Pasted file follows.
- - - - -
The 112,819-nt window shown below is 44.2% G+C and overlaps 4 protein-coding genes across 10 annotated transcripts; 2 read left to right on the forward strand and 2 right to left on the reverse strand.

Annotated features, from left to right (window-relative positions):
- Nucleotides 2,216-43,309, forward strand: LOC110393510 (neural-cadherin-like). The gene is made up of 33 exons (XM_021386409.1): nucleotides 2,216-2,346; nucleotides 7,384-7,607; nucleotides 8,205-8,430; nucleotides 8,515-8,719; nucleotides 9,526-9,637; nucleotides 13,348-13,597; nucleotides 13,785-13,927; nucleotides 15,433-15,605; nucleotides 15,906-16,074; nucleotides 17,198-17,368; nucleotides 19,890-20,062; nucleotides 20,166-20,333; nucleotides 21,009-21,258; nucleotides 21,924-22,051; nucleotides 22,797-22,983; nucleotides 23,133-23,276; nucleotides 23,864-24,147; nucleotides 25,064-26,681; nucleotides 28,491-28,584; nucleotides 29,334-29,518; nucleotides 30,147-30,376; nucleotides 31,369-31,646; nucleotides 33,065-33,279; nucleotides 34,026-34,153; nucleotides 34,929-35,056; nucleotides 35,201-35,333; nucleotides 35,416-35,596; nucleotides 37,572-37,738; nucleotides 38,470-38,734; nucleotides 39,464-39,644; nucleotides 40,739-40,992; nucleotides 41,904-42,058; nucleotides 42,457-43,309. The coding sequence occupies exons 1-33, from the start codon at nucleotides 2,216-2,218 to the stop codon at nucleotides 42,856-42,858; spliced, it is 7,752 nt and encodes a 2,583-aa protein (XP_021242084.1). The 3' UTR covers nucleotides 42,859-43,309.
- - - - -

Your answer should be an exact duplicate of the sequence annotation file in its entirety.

The 112,819-nt window shown below is 44.2% G+C and overlaps 4 protein-coding genes across 10 annotated transcripts; 2 read left to right on the forward strand and 2 right to left on the reverse strand.

Annotated features, from left to right (window-relative positions):
- Nucleotides 2,216-43,309, forward strand: LOC110393510 (neural-cadherin-like). The gene is made up of 33 exons (XM_021386409.1): nucleotides 2,216-2,346; nucleotides 7,384-7,607; nucleotides 8,205-8,430; nucleotides 8,515-8,719; nucleotides 9,526-9,637; nucleotides 13,348-13,597; nucleotides 13,785-13,927; nucleotides 15,433-15,605; nucleotides 15,906-16,074; nucleotides 17,198-17,368; nucleotides 19,890-20,062; nucleotides 20,166-20,333; nucleotides 21,009-21,258; nucleotides 21,924-22,051; nucleotides 22,797-22,983; nucleotides 23,133-23,276; nucleotides 23,864-24,147; nucleotides 25,064-26,681; nucleotides 28,491-28,584; nucleotides 29,334-29,518; nucleotides 30,147-30,376; nucleotides 31,369-31,646; nucleotides 33,065-33,279; nucleotides 34,026-34,153; nucleotides 34,929-35,056; nucleotides 35,201-35,333; nucleotides 35,416-35,596; nucleotides 37,572-37,738; nucleotides 38,470-38,734; nucleotides 39,464-39,644; nucleotides 40,739-40,992; nucleotides 41,904-42,058; nucleotides 42,457-43,309. The coding sequence occupies exons 1-33, from the start codon at nucleotides 2,216-2,218 to the stop codon at nucleotides 42,856-42,858; spliced, it is 7,752 nt and encodes a 2,583-aa protein (XP_021242084.1). The 3' UTR covers nucleotides 42,859-43,309.